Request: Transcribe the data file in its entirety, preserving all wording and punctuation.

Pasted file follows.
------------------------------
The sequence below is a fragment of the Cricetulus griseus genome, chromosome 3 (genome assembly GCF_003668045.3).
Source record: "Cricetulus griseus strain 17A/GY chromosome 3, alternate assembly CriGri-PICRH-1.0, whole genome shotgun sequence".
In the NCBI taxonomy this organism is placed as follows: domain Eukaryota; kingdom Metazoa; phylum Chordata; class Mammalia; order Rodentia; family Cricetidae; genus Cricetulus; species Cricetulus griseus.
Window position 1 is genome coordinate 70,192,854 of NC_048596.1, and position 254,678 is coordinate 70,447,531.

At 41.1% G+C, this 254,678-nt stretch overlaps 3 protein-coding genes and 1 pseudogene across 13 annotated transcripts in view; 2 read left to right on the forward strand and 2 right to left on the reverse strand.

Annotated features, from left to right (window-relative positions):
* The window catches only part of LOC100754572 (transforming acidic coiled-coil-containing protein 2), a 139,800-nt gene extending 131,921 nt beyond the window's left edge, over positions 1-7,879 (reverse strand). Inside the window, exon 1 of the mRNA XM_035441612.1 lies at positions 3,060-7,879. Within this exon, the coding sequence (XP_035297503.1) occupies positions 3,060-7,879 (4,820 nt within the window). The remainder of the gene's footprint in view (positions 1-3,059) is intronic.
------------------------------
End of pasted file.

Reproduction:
The sequence below is a fragment of the Cricetulus griseus genome, chromosome 3 (genome assembly GCF_003668045.3).
Source record: "Cricetulus griseus strain 17A/GY chromosome 3, alternate assembly CriGri-PICRH-1.0, whole genome shotgun sequence".
In the NCBI taxonomy this organism is placed as follows: domain Eukaryota; kingdom Metazoa; phylum Chordata; class Mammalia; order Rodentia; family Cricetidae; genus Cricetulus; species Cricetulus griseus.
Window position 1 is genome coordinate 70,192,854 of NC_048596.1, and position 254,678 is coordinate 70,447,531.

At 41.1% G+C, this 254,678-nt stretch overlaps 3 protein-coding genes and 1 pseudogene across 13 annotated transcripts in view; 2 read left to right on the forward strand and 2 right to left on the reverse strand.

Annotated features, from left to right (window-relative positions):
* The window catches only part of LOC100754572 (transforming acidic coiled-coil-containing protein 2), a 139,800-nt gene extending 131,921 nt beyond the window's left edge, over positions 1-7,879 (reverse strand). Inside the window, exon 1 of the mRNA XM_035441612.1 lies at positions 3,060-7,879. Within this exon, the coding sequence (XP_035297503.1) occupies positions 3,060-7,879 (4,820 nt within the window). The remainder of the gene's footprint in view (positions 1-3,059) is intronic.